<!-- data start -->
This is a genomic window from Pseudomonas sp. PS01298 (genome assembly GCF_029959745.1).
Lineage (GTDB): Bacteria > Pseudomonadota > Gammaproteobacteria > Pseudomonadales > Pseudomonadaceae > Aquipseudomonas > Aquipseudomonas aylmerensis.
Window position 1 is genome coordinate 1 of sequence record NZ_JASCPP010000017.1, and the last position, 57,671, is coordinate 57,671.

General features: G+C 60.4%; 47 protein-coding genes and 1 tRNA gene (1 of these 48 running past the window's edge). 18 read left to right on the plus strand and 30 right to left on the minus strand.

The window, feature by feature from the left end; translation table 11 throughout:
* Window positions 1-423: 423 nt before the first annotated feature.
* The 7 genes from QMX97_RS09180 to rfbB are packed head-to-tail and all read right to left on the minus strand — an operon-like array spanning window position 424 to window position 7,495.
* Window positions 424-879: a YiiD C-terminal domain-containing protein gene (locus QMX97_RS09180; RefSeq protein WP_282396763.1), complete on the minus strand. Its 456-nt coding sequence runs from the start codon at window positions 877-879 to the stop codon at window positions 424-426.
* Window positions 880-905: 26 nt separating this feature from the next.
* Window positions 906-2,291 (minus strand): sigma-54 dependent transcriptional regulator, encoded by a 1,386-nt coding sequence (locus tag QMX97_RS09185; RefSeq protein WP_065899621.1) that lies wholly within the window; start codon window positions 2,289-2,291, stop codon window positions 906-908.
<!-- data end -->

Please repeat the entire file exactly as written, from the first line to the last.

This is a genomic window from Pseudomonas sp. PS01298 (genome assembly GCF_029959745.1).
Lineage (GTDB): Bacteria > Pseudomonadota > Gammaproteobacteria > Pseudomonadales > Pseudomonadaceae > Aquipseudomonas > Aquipseudomonas aylmerensis.
Window position 1 is genome coordinate 1 of sequence record NZ_JASCPP010000017.1, and the last position, 57,671, is coordinate 57,671.

General features: G+C 60.4%; 47 protein-coding genes and 1 tRNA gene (1 of these 48 running past the window's edge). 18 read left to right on the plus strand and 30 right to left on the minus strand.

The window, feature by feature from the left end; translation table 11 throughout:
* Window positions 1-423: 423 nt before the first annotated feature.
* The 7 genes from QMX97_RS09180 to rfbB are packed head-to-tail and all read right to left on the minus strand — an operon-like array spanning window position 424 to window position 7,495.
* Window positions 424-879: a YiiD C-terminal domain-containing protein gene (locus QMX97_RS09180; RefSeq protein WP_282396763.1), complete on the minus strand. Its 456-nt coding sequence runs from the start codon at window positions 877-879 to the stop codon at window positions 424-426.
* Window positions 880-905: 26 nt separating this feature from the next.
* Window positions 906-2,291 (minus strand): sigma-54 dependent transcriptional regulator, encoded by a 1,386-nt coding sequence (locus tag QMX97_RS09185; RefSeq protein WP_065899621.1) that lies wholly within the window; start codon window positions 2,289-2,291, stop codon window positions 906-908.